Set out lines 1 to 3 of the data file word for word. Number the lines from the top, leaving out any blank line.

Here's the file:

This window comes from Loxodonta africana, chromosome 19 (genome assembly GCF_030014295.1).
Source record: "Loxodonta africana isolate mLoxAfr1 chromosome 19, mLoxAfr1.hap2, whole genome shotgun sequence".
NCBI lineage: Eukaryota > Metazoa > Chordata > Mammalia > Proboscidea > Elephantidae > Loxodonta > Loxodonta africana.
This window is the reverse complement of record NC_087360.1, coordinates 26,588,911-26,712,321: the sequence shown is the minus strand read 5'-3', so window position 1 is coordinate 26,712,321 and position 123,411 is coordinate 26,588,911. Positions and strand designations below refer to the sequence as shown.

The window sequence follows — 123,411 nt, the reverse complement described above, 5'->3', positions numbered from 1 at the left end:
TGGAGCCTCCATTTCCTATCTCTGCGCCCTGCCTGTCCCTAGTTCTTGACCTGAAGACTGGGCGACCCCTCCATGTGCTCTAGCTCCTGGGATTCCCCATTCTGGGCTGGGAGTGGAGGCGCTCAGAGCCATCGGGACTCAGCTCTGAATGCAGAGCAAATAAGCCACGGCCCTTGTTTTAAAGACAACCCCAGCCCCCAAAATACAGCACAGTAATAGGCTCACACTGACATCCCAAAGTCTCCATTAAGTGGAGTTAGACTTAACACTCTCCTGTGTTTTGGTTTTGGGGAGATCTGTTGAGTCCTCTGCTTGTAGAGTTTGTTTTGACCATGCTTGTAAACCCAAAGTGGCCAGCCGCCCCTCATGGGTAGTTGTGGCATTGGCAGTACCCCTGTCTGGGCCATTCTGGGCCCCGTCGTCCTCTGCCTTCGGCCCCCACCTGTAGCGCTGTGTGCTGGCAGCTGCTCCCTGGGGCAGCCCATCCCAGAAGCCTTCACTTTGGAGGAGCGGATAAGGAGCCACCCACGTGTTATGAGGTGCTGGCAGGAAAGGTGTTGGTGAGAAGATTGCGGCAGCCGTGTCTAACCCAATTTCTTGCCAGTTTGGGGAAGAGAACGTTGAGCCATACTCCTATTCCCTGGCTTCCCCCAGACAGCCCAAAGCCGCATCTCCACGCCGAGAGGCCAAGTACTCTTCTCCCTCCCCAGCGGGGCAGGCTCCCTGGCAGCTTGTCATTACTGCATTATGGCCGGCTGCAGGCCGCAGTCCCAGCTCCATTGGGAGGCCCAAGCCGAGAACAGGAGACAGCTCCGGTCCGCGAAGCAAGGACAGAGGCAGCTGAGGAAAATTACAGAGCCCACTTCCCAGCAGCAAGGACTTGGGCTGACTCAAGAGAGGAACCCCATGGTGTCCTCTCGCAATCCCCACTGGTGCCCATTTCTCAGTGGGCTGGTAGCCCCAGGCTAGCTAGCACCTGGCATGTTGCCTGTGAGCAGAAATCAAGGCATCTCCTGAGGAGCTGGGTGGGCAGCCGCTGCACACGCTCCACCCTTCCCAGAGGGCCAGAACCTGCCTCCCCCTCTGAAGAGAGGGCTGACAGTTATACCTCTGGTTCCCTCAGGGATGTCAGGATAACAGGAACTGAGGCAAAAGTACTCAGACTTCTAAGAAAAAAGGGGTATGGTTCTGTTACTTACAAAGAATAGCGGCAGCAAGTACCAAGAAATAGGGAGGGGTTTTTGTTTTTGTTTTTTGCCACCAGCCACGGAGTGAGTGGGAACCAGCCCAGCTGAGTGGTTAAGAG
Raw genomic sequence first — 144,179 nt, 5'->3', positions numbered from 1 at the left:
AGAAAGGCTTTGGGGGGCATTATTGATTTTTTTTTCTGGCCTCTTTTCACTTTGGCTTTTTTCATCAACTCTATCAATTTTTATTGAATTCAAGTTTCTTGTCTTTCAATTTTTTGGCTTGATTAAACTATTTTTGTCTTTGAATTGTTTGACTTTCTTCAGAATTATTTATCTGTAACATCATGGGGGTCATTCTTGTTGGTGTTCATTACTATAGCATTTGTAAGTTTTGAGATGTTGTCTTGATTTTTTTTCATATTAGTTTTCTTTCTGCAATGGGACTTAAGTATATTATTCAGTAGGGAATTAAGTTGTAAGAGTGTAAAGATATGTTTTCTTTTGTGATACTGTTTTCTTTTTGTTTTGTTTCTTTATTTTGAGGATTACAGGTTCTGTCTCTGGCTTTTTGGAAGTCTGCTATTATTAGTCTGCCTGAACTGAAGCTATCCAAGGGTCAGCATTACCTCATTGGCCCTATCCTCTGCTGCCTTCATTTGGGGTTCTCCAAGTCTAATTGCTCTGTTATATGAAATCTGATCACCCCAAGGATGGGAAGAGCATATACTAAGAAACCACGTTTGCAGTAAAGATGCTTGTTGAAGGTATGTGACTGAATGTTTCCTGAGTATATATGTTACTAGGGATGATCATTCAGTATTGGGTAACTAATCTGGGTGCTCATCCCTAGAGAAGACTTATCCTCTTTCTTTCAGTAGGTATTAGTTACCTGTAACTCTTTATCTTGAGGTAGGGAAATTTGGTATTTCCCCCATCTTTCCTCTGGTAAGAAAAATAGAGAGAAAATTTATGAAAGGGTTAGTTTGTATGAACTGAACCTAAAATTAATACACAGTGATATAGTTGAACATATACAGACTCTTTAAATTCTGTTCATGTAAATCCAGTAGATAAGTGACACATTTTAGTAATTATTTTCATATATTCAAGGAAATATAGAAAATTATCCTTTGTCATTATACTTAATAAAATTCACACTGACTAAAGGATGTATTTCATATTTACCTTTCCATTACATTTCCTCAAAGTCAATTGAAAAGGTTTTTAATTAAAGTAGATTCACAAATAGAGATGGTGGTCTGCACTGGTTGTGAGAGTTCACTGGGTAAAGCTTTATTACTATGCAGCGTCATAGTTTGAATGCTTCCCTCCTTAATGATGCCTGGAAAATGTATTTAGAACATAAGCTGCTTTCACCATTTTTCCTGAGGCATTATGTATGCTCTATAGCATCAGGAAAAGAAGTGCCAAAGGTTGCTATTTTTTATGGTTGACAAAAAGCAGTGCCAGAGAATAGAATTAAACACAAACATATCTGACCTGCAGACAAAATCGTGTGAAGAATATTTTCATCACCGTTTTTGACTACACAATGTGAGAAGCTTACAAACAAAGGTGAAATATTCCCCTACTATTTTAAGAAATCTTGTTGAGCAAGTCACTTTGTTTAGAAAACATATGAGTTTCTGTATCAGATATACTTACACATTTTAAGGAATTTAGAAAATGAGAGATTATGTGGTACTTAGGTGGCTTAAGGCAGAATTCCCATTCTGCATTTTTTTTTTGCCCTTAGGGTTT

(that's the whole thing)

This window comes from Loxodonta africana, chromosome 19 (genome assembly GCF_030014295.1).
Source record: "Loxodonta africana isolate mLoxAfr1 chromosome 19, mLoxAfr1.hap2, whole genome shotgun sequence".
NCBI lineage: Eukaryota > Metazoa > Chordata > Mammalia > Proboscidea > Elephantidae > Loxodonta > Loxodonta africana.